Monday, September 12, 2011

Hitting the "reset button" on nuclear waste management

In the first of many in a series of posts on "We Read It So You Don't Have To™," I recently reviewed the draft report of the Blue Ribbon Commission on America's Nuclear Energy Future - i.e., the committee tasked by President Obama to devise an alternative path forward in light of the administration's decision to zero-fund the Yucca Mountain geologic repository.

Several nuclear bloggers offered (including yours truly) their thoughts on the draft summary of the BRC recommendations when they were posted back in May. Since that time, the release of the full draft report expands upon earlier BRC recommendations, which largely focused upon centralized interim storage for spent nuclear fuel until a new permanent geological repository can be sited.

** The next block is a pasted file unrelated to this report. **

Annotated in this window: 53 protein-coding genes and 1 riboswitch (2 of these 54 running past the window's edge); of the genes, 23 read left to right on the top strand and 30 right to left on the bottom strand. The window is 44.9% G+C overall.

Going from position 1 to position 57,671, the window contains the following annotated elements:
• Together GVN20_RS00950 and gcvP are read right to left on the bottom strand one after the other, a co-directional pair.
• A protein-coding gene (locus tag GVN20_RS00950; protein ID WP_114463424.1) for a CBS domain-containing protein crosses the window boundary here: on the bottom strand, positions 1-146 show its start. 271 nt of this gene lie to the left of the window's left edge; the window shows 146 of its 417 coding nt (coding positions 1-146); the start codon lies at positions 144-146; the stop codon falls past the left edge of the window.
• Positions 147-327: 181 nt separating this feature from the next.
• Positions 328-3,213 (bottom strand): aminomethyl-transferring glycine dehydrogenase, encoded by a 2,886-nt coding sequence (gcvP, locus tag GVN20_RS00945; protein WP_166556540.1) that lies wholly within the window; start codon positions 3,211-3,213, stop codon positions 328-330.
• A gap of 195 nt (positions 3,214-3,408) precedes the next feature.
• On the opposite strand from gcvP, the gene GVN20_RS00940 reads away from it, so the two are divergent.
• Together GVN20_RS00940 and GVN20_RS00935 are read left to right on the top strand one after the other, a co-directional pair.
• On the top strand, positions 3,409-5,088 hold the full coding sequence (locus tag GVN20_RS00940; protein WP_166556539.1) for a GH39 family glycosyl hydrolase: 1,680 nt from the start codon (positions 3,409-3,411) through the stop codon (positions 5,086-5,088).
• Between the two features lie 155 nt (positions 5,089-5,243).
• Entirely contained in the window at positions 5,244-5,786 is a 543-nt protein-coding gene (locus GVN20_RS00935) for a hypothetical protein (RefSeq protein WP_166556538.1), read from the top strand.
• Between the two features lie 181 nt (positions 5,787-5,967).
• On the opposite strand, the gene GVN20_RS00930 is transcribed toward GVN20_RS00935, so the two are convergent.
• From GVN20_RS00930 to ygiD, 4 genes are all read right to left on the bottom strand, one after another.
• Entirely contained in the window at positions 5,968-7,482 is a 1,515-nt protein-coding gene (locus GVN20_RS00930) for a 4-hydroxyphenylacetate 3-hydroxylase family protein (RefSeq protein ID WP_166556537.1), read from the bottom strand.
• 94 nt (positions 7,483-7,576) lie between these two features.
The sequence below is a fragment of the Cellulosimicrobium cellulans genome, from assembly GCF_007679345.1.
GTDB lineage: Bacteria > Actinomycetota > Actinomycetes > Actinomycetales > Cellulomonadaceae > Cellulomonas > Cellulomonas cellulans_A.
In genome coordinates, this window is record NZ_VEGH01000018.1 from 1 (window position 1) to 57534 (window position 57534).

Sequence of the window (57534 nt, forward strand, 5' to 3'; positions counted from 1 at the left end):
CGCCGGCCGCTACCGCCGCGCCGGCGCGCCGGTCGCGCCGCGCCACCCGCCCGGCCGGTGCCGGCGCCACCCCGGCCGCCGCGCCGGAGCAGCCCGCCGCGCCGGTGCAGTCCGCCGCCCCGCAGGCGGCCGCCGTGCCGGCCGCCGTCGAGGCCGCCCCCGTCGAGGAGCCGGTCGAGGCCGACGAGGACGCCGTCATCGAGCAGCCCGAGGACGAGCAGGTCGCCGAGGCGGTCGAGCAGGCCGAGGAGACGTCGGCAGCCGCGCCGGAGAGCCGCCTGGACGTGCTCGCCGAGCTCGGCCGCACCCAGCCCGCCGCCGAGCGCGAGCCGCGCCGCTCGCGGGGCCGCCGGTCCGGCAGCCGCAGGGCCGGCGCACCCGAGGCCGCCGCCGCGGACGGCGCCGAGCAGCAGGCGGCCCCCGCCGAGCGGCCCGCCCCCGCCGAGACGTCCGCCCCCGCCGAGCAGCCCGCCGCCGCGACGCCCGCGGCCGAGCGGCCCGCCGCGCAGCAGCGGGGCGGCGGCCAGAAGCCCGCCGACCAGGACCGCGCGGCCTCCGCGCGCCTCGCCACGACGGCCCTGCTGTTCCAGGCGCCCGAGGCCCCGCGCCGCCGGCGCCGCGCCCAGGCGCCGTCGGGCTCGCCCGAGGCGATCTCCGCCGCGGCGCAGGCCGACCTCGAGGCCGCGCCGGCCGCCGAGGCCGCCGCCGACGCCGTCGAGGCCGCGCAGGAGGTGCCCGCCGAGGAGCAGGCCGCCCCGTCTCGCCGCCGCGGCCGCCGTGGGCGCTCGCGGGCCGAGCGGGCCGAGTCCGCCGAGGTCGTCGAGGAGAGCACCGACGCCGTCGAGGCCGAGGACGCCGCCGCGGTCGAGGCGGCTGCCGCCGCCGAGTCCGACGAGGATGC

While centralized interim storage remains at the heart of its recommendations, a major focus of the full report has been on the process of nuclear waste management policy, including issues of site selection, regulations, and access to funding. Concerns over spent fuel in light of Fukushima also permeate the full report, underscoring the need for an integrated fuel management strategy.

However, in particular, much of the report promotes hitting the "reset button" on nuclear waste management policy, turning the clock back to the 1982 Nuclear Waste Policy Act, prior to the 1987 amendments which designated Yucca Mountain as the nation's sole geologic repository and the decades of scientific and engineering study which followed.

Read the whole summary exclusively at the ANS Nuclear Cafe.